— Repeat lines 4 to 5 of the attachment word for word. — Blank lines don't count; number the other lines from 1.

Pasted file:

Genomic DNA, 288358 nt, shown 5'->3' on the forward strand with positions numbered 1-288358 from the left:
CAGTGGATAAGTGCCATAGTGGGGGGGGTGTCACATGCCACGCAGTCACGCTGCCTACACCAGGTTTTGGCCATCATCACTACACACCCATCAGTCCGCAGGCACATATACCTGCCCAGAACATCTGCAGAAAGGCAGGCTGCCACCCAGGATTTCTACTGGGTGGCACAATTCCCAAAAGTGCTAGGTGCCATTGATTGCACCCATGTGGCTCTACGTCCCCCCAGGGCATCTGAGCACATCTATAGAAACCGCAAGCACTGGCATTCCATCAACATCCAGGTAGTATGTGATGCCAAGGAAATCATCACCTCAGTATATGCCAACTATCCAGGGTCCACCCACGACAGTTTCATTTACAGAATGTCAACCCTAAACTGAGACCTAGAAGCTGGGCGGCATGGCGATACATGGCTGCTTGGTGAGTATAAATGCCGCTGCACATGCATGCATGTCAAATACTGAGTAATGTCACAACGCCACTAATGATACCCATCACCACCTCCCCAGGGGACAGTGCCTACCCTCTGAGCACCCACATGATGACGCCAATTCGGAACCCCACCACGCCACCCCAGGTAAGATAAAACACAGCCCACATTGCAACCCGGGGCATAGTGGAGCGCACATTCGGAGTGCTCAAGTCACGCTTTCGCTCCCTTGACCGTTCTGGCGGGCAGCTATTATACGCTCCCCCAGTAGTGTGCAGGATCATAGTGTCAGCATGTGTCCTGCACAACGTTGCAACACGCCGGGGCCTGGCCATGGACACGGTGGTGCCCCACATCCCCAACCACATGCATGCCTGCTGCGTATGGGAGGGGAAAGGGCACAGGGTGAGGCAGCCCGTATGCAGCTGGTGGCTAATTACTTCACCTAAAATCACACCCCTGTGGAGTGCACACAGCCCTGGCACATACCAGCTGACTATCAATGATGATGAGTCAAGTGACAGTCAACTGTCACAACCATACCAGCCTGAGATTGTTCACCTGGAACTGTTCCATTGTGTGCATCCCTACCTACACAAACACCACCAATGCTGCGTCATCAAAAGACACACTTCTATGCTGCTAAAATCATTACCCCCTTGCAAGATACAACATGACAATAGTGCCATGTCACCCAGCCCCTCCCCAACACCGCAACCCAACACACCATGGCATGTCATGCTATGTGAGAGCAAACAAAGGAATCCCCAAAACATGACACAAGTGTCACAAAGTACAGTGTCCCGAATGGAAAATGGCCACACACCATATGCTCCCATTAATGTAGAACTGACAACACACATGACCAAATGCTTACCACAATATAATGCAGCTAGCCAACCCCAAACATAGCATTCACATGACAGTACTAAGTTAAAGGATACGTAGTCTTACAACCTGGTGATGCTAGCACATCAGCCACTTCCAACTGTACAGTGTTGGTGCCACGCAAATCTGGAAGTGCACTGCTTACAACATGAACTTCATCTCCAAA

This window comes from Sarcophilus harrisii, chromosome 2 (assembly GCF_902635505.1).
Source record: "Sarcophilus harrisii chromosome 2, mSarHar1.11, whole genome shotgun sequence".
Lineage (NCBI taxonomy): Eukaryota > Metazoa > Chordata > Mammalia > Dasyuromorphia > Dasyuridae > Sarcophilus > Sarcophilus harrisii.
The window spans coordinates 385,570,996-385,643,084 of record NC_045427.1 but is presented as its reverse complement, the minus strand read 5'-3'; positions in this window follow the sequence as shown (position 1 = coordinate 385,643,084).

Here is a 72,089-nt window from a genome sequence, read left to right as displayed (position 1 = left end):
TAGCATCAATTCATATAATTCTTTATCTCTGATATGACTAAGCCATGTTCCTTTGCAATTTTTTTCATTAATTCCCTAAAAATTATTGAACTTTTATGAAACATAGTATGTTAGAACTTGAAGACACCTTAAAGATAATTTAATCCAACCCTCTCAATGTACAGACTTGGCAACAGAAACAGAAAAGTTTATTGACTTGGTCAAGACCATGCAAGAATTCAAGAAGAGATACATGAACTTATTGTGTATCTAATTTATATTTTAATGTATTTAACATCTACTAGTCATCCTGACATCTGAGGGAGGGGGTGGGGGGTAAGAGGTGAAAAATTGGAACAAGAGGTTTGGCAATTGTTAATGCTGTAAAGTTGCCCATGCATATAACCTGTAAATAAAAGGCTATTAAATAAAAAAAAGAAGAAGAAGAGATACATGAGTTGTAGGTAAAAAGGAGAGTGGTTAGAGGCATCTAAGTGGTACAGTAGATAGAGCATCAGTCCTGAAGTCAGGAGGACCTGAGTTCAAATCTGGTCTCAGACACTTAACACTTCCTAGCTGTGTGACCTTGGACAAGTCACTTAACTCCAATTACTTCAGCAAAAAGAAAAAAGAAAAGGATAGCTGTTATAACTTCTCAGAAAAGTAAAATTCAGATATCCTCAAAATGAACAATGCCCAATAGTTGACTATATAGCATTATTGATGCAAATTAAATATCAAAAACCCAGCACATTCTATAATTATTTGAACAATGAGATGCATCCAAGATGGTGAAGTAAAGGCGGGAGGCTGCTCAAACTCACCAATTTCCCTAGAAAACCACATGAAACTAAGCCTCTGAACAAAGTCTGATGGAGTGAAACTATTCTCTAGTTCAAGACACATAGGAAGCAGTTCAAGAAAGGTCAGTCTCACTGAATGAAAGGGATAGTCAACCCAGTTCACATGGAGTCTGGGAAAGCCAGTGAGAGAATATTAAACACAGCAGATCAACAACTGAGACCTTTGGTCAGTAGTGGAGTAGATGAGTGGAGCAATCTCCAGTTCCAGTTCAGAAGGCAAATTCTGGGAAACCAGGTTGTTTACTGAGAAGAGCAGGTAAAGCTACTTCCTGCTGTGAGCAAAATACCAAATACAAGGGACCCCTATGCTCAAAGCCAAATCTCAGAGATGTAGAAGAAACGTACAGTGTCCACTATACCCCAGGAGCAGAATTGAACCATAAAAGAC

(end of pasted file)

Source record: "Sarcophilus harrisii chromosome 2, mSarHar1.11, whole genome shotgun sequence".
Lineage (NCBI taxonomy): Eukaryota > Metazoa > Chordata > Mammalia > Dasyuromorphia > Dasyuridae > Sarcophilus > Sarcophilus harrisii.